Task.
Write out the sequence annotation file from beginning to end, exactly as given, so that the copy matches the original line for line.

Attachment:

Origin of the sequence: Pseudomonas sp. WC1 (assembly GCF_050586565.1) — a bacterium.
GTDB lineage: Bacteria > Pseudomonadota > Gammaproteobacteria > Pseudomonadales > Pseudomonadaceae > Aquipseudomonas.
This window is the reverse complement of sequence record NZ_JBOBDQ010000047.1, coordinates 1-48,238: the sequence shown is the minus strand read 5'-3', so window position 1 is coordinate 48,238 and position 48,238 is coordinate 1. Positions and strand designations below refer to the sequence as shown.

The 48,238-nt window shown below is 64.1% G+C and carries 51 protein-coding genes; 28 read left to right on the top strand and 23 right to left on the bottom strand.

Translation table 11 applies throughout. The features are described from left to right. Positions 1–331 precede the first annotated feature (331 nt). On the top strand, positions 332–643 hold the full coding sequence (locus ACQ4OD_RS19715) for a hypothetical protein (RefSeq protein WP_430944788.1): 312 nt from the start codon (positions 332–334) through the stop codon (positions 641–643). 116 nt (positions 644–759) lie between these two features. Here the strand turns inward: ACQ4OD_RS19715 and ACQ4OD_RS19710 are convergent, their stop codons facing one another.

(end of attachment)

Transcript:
Origin of the sequence: Pseudomonas sp. WC1 (assembly GCF_050586565.1) — a bacterium.
GTDB lineage: Bacteria > Pseudomonadota > Gammaproteobacteria > Pseudomonadales > Pseudomonadaceae > Aquipseudomonas.
This window is the reverse complement of sequence record NZ_JBOBDQ010000047.1, coordinates 1-48,238: the sequence shown is the minus strand read 5'-3', so window position 1 is coordinate 48,238 and position 48,238 is coordinate 1. Positions and strand designations below refer to the sequence as shown.

The 48,238-nt window shown below is 64.1% G+C and carries 51 protein-coding genes; 28 read left to right on the top strand and 23 right to left on the bottom strand.

Translation table 11 applies throughout. The features are described from left to right. Positions 1–331 precede the first annotated feature (331 nt). On the top strand, positions 332–643 hold the full coding sequence (locus ACQ4OD_RS19715) for a hypothetical protein (RefSeq protein WP_430944788.1): 312 nt from the start codon (positions 332–334) through the stop codon (positions 641–643). 116 nt (positions 644–759) lie between these two features. Here the strand turns inward: ACQ4OD_RS19715 and ACQ4OD_RS19710 are convergent, their stop codons facing one another.